Summary of evidence that the foreskin and
lysozyme may protect against HIV infection

By George Hill

This file contains a summary of the evidence that the foreskin and the sub-preputial wetness under the foreskin (prepuce) may protect against human immunodeficiency virus.

Lysozyme is an enzyme with anti-bacterial action that is found in body fluids. (An enzyme is a protein or conjugated protein produced by a living organism and functions as a biochemical catalyst.1) Lysozyme breaks down cell walls and kills bacteria.

Prakash and others reported in 1983 that sub-preputial wetness contains lysozyme2 and Lee-Huang finds lysozyme in human urine.3 Lee-Huang et al. report that lysozyme is also an effective agent for killing HIV in vitro.3

Laumann et al. report that about 77 percent of adult American males are circumcised. 4 Thus, these circumcised males have no sub-preputial wetness and no lysozyme protection. Laumann finds that circumcised men are slightly more likely to have both a bacterial and a viral STD in their lifetime.4

World Health Organization data show that the incidence of HIV infection in the United States is four or more times greater than in any other advanced industrial nation.5 Other advanced nations either do not circumcise males or have a very low incidence of circumcision compared to the United States.6

Chao reports that a circumcised husband is a risk factor for HIV infection amongst pregnant women in Rwanda.7 Grosskurth et al. find a higher incidence of HIV infection in circumcised men in Tanzania.8

The high incidence of HIV in the United States and its correlation with the high rate of circumcision has been noted by Storms9 and Nicoll. 10 Furthermore, Tanne reports a general epidemic of STD, including chlamydia and HIV, in the United States.11

Moreover, Fleiss and others report that the increased friction and more vigorous and prolonged thrusting required to achieve orgasm with a circumcised penis may be more likely to cause "breaks, tears, microfissures, abrasions, and lacerations through which HIV in semen can enter the receiving partner's bloodstream."12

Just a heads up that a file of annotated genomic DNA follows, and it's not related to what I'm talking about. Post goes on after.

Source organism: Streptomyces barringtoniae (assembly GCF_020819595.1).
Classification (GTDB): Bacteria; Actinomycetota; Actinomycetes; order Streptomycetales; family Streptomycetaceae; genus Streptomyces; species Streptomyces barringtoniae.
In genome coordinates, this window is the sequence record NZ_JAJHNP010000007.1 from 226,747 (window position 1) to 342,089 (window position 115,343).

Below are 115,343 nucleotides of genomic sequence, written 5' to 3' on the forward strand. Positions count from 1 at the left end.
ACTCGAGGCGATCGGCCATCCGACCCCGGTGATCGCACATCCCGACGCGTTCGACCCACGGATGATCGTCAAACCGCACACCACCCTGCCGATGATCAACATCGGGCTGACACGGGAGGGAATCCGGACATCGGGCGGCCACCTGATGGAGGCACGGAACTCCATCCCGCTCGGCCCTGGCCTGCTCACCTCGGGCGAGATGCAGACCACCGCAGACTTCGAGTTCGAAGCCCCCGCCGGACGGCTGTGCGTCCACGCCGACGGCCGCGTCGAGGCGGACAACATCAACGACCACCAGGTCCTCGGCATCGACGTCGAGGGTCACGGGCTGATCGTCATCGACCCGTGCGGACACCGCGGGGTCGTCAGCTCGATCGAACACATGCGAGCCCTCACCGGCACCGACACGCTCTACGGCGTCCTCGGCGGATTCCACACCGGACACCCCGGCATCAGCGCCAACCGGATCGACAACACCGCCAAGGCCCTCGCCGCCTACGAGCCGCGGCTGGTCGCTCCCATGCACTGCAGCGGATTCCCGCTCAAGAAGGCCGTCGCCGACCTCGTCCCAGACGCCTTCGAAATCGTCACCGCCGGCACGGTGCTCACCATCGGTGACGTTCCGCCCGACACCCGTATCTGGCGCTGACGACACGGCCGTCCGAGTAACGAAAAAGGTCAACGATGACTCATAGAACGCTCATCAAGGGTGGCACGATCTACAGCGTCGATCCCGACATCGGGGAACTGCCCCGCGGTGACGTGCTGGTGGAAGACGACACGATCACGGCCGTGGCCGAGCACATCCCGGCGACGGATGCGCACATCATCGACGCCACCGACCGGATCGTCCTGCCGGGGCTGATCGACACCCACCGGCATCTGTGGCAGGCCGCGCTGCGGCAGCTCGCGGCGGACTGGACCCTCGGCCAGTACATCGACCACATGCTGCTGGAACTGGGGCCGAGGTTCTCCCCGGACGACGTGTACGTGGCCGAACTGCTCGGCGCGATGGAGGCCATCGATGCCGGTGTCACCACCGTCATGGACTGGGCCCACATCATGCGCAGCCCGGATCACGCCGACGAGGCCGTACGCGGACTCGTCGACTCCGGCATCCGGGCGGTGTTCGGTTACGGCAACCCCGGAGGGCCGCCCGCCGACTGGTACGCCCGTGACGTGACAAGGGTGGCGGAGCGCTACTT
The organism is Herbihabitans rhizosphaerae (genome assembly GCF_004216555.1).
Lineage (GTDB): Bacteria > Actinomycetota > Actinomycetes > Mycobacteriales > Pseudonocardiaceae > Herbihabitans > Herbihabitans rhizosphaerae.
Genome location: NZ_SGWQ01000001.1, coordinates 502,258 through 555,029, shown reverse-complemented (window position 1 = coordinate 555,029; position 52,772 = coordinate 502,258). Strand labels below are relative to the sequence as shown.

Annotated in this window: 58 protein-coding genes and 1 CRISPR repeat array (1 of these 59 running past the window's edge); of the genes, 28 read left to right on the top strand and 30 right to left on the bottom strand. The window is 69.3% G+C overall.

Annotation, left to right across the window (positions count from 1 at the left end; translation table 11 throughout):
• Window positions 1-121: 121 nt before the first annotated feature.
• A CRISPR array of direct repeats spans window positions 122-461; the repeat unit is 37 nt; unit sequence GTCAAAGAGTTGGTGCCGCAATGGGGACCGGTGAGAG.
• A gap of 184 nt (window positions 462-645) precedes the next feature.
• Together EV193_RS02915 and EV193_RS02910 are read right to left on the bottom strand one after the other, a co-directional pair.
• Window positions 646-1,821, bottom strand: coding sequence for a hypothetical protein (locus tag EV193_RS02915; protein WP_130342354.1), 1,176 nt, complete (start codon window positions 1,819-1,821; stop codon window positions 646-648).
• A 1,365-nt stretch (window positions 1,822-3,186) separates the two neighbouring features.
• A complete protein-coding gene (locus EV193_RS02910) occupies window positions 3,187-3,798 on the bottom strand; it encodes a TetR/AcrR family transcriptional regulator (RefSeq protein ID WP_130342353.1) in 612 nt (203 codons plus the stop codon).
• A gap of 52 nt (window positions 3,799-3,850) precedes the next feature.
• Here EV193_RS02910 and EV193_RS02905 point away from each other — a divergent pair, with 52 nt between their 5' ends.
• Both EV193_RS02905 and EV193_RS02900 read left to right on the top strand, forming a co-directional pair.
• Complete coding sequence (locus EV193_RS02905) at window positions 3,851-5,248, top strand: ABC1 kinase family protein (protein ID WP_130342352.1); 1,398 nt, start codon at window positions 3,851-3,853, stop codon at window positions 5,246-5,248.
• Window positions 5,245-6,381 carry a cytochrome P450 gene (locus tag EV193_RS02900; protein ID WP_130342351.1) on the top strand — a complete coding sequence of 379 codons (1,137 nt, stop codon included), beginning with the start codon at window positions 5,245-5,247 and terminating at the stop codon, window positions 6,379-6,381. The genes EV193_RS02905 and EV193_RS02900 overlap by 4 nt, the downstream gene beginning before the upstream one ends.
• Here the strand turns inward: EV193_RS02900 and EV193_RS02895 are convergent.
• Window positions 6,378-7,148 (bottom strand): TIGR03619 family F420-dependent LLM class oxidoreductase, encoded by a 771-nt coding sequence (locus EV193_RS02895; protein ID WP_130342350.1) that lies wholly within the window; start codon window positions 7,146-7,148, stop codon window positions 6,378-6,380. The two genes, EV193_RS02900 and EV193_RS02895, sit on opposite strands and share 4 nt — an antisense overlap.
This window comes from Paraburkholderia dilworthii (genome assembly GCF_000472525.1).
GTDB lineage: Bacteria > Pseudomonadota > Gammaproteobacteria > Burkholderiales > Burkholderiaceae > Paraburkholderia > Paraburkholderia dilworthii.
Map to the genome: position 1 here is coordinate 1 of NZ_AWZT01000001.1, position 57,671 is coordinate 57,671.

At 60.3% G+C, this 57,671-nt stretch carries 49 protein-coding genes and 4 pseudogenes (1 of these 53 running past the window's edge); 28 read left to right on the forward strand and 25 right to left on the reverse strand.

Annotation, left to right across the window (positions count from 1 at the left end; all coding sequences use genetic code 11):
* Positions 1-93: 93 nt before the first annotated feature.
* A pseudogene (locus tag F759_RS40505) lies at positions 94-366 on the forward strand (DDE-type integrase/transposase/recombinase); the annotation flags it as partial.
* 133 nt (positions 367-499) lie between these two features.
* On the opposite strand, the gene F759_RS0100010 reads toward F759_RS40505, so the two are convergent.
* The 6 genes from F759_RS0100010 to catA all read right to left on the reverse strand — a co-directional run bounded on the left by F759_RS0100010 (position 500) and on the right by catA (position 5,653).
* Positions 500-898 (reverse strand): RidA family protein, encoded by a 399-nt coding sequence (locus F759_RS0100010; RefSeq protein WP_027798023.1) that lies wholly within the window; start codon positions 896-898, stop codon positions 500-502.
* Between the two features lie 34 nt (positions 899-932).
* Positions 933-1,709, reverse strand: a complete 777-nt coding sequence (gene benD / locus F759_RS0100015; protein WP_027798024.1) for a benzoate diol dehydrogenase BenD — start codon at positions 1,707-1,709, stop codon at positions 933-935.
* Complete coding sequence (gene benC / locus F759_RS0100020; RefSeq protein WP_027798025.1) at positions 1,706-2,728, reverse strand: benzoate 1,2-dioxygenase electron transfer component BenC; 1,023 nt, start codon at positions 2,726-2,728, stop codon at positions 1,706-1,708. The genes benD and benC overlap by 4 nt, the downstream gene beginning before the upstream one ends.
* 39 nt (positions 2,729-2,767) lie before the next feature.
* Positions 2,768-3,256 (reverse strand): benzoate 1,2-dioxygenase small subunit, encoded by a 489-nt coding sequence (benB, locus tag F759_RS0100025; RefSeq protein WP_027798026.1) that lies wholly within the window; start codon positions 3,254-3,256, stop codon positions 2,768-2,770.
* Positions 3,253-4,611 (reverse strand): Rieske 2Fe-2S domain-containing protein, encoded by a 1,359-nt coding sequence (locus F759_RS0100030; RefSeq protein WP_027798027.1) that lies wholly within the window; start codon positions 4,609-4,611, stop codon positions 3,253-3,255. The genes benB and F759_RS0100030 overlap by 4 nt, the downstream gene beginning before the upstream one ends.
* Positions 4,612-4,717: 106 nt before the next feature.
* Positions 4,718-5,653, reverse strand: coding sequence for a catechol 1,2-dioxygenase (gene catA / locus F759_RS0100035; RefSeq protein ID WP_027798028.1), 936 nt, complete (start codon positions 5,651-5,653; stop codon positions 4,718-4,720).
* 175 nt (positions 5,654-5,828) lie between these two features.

More research is needed to verify the protective effect of lysozyme and the foreskin in vivo.


  1. The American Heritage Dictionary of the English Language, 3rd edition. Houghton Mifflin Company, Boston: 1992.

  2. Prakash S, Rao R, Venkatesan K, et al. Sub-preputial wetness--its nature. Ann Nat Med Sci 1982:18:109-112.

  3. Lee-Huang S, Huang PL, Sun Y, et al. Lysozyme and RNases as anti-HIV components in beta-core preparations of human chorionic gonadotropin. Proc Natl Acad Sci (U S A) 1999 (Mar 16);96(6):2678-2681.

  4. Laumann EO, Masi CM, Zuckerman EW. Circumcision in the United States: prevalence, prophylactic effects, and sexual pratice. JAMA 1997;277:1052-1057.

  5. World Health Organization. The Current Situation of the HIV/AIDS Pandemic, Quarterly Report. World Health Organization, Geneva: July 3, 1995.

  6. Wallerstein, E. Circumcision: the uniquely American medical enigma. Urologic Clinics of North America 1985;12(1):123-132.

  7. Chao A, Bulterys M, Musanganire F, et al. Risk factors associated with prevalent HIV-1 infection among pregnant women in Rwanda. National University of Rwanda-Johns Hopkins University AIDS Research Team. Int J Epidemiol 1994; 23:371-380.

  8. Grosskurth H., Mosha F, Todd J, et al. A community trial of the impact of improved sexually transmitted disease treatment on the HIV epidemic in rural Tanzania: 2. Baseline survey results. AIDS 1995;9(8):927-934.

  9. Storms MR. AAFP fact sheet: a need for updating. Am Fam Physician 1996;54:1216,1218.

  10. Nicoll A. Routine male neonatal circumcision and risk of infection with HIV-1 and other sexually transmitted diseases. Archives of Disease in Childhood (London) 1997;77(3):194-195.

  11. Tanne JH. U.S. has epidemic of sexually transmitted disease. BMJ 1998;317:1616.

  12. Fleiss P, Hodges FM, Van Howe RS. Immunological functions of the human prepuce. Sex Trans Inf 1998;74(5):364-367.

19 March 1999

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